Thursday, December 29, 2005
Mulan Rouge: “Memoirs of a Geisha” Not Very Memorable
Movies certainly have taken me to a great many places recently. I’ve been to Munich, in, you guessed it, and I’ve been all over the Middle East in Syriana. I just got back from Japan and boy are my arms tired. Wow that joke never gets old. I must say that my knowledge of Japanese culture is limited to two Kill Bill movies and doing origami while I’m bored at work. Having said that I went into Memoirs of a Geisha knowing very little about Japanese culture. Whether or not I actually learned anything is another story. What was a detailed and fully satisfying book (which is what I’ve heard, since I haven’t read it) has been turned into a Lifetime movie of the week with extremely high production values.
Essentially what we have is a “Cinderella story” as one critic has put it, in that we witness a young girl’s willful struggle to achieve the status of a geisha, which means art. Or something like that. What seems essentially like a beautiful prostitute without the whole selling of one’s body for sexual purposes part, the life of a geisha is apparently something for a young girl to look forward to in life. (Or that’s what the film seems to be portraying) We start off with a young girl who is sold to a family full of Mommie Dearests. Good thing there are no wire hangers to be found. We have the Japanese version of Jennifer Connelly (I have no idea what her character’s name is or the actress) playing the snobby older “sister.” We have the raspy-voiced chain-smoking matriarch. And also a woman who could very easily be friends with Buffalo Bill from Silence of the Lambs (who coincidently has a small role here as an American colonel) because the poor girl gets the hose, a lot. It’s a tad difficult to really follow the story, as I don’t know the politics of geisha-dom. When grown up our hero (take a glance at imdb.com if you want to know her name cause I have no clue) gets a female rivalry right out of Showgirls complete with catfight and corny dialogue. Every time I heard lines like, “I want a life that is mine!” I couldn’t help but chuckle. What about “We do not become geisha to pursuit our own destiny.” I was almost waiting for Yoda to show up.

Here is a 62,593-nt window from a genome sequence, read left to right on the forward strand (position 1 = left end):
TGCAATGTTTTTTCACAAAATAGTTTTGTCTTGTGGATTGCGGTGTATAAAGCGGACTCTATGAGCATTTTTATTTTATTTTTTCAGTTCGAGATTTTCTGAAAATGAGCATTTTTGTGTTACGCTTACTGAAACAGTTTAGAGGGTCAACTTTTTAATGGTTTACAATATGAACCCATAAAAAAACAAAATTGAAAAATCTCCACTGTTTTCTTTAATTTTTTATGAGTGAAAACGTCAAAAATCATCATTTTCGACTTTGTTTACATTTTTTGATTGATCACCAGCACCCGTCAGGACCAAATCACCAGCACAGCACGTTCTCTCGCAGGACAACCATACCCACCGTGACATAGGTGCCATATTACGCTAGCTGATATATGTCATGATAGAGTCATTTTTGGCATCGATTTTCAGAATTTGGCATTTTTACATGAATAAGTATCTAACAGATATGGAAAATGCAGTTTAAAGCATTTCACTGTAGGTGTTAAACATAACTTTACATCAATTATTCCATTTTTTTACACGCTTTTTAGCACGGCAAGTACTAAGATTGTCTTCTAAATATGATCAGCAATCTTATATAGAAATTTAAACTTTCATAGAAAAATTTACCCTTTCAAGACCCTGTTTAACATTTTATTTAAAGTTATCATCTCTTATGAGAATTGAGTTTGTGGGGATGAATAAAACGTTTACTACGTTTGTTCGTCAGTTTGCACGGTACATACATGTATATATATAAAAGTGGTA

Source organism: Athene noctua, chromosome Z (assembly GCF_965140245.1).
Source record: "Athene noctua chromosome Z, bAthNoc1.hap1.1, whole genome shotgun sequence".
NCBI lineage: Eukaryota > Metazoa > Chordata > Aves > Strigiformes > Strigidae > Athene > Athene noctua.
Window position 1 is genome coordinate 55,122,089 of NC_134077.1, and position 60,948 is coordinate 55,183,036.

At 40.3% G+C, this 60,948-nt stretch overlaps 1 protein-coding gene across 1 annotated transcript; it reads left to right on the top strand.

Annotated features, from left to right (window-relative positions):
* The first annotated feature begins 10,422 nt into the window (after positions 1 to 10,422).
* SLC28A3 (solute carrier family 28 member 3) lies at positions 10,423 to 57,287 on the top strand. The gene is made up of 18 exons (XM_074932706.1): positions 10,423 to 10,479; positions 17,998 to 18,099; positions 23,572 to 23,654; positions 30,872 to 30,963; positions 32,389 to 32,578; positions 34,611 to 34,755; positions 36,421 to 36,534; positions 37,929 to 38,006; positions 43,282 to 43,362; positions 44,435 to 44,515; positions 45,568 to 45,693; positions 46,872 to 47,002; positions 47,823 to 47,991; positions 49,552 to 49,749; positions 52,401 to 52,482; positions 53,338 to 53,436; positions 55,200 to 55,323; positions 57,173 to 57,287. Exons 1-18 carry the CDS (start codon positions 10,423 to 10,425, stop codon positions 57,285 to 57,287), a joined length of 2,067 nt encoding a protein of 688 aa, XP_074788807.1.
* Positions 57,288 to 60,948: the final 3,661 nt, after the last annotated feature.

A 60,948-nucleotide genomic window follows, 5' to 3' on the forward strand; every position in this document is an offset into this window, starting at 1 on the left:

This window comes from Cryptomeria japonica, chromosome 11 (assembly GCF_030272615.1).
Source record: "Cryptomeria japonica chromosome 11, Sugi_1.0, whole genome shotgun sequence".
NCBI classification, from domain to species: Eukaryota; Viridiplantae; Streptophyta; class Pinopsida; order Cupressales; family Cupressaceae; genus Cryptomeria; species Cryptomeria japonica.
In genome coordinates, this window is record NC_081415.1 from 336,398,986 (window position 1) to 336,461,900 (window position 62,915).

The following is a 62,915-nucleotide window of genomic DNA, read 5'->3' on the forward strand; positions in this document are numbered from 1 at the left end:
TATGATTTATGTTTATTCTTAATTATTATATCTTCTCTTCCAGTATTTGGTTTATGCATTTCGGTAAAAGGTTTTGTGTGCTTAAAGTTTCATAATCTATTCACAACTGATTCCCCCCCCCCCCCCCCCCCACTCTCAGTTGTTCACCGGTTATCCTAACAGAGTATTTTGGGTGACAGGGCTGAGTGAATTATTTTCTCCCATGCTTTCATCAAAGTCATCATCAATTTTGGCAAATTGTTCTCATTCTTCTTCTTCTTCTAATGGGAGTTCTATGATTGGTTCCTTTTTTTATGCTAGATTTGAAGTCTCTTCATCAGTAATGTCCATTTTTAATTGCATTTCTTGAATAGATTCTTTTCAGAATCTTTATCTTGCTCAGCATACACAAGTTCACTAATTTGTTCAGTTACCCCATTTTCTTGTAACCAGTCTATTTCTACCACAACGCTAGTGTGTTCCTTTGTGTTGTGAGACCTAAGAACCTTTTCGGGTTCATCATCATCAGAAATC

Many are saying the film misses the dramatic impact and factual details of the novel and replaces them with beautiful photography and fabulous costumes. These people are correct. It does some have great cinematography: a young girl’s face is lit with orange lighting while in the foreground two women are shaded with blue lighting, all in one shot. Japan is a beautiful country and the film reflects that. The set design is also a striking achievement, as the screen is not filled with gratuitous computer generated images. Director Rob Marshall (Chicago) obviously wanted to give the film a certain look, which he achieves but there’s not much else. The performances are fine but the characters are either too flat or not developed enough as Marshall would rather the shot look good instead of giving his actors personalities.
At the end of Geisha we’re left feeling empty and slightly annoyed. We have a film that only scratches the surface of a story that is dying to be told. All we have is interesting shots which are definitely not enough to overcome the emotionally unfulfilled feeling we’re left with after the film is over. I felt slightly cheated because I hardly learned anything more about Japanese culture than what I already knew. And from me that’s saying a lot. GRADE: C-